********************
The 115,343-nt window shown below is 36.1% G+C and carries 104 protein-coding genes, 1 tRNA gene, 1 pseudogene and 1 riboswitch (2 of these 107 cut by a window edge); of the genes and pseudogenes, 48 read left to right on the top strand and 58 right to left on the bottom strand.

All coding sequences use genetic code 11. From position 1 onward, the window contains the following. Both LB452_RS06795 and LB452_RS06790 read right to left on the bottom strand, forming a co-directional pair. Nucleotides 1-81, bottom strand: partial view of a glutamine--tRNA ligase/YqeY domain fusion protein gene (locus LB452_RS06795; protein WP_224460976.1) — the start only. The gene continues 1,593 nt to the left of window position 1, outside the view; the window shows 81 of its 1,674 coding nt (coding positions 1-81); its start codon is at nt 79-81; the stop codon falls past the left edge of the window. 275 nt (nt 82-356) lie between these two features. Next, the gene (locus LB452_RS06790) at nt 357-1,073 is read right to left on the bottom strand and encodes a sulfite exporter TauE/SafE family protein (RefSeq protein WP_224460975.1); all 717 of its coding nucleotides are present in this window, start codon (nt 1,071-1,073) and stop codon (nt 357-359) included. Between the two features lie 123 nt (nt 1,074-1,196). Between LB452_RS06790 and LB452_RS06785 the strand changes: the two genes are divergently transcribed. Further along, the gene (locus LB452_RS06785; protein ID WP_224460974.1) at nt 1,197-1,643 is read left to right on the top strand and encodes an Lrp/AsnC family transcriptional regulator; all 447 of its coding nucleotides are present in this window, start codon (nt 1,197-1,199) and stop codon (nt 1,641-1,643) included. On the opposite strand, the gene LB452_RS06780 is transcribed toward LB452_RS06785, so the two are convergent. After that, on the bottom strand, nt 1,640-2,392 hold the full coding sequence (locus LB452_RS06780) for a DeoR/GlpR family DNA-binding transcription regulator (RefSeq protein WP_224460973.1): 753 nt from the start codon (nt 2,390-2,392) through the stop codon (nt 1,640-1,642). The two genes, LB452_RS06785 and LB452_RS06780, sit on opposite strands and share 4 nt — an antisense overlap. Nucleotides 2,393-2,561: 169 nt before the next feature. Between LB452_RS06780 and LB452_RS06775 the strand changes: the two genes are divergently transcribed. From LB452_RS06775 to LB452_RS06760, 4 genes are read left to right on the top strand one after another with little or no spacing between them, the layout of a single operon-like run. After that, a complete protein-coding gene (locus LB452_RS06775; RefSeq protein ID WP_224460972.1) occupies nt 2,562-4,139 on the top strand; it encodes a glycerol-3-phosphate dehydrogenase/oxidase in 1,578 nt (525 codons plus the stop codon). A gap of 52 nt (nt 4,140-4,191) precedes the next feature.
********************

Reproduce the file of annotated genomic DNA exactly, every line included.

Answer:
The 115,343-nt window shown below is 36.1% G+C and carries 104 protein-coding genes, 1 tRNA gene, 1 pseudogene and 1 riboswitch (2 of these 107 cut by a window edge); of the genes and pseudogenes, 48 read left to right on the top strand and 58 right to left on the bottom strand.

All coding sequences use genetic code 11. From position 1 onward, the window contains the following. Both LB452_RS06795 and LB452_RS06790 read right to left on the bottom strand, forming a co-directional pair. Nucleotides 1-81, bottom strand: partial view of a glutamine--tRNA ligase/YqeY domain fusion protein gene (locus LB452_RS06795; protein WP_224460976.1) — the start only. The gene continues 1,593 nt to the left of window position 1, outside the view; the window shows 81 of its 1,674 coding nt (coding positions 1-81); its start codon is at nt 79-81; the stop codon falls past the left edge of the window. 275 nt (nt 82-356) lie between these two features. Next, the gene (locus LB452_RS06790) at nt 357-1,073 is read right to left on the bottom strand and encodes a sulfite exporter TauE/SafE family protein (RefSeq protein WP_224460975.1); all 717 of its coding nucleotides are present in this window, start codon (nt 1,071-1,073) and stop codon (nt 357-359) included. Between the two features lie 123 nt (nt 1,074-1,196). Between LB452_RS06790 and LB452_RS06785 the strand changes: the two genes are divergently transcribed. Further along, the gene (locus LB452_RS06785; protein ID WP_224460974.1) at nt 1,197-1,643 is read left to right on the top strand and encodes an Lrp/AsnC family transcriptional regulator; all 447 of its coding nucleotides are present in this window, start codon (nt 1,197-1,199) and stop codon (nt 1,641-1,643) included. On the opposite strand, the gene LB452_RS06780 is transcribed toward LB452_RS06785, so the two are convergent. After that, on the bottom strand, nt 1,640-2,392 hold the full coding sequence (locus LB452_RS06780) for a DeoR/GlpR family DNA-binding transcription regulator (RefSeq protein WP_224460973.1): 753 nt from the start codon (nt 2,390-2,392) through the stop codon (nt 1,640-1,642). The two genes, LB452_RS06785 and LB452_RS06780, sit on opposite strands and share 4 nt — an antisense overlap. Nucleotides 2,393-2,561: 169 nt before the next feature. Between LB452_RS06780 and LB452_RS06775 the strand changes: the two genes are divergently transcribed. From LB452_RS06775 to LB452_RS06760, 4 genes are read left to right on the top strand one after another with little or no spacing between them, the layout of a single operon-like run. After that, a complete protein-coding gene (locus LB452_RS06775; RefSeq protein ID WP_224460972.1) occupies nt 2,562-4,139 on the top strand; it encodes a glycerol-3-phosphate dehydrogenase/oxidase in 1,578 nt (525 codons plus the stop codon). A gap of 52 nt (nt 4,140-4,191) precedes the next feature.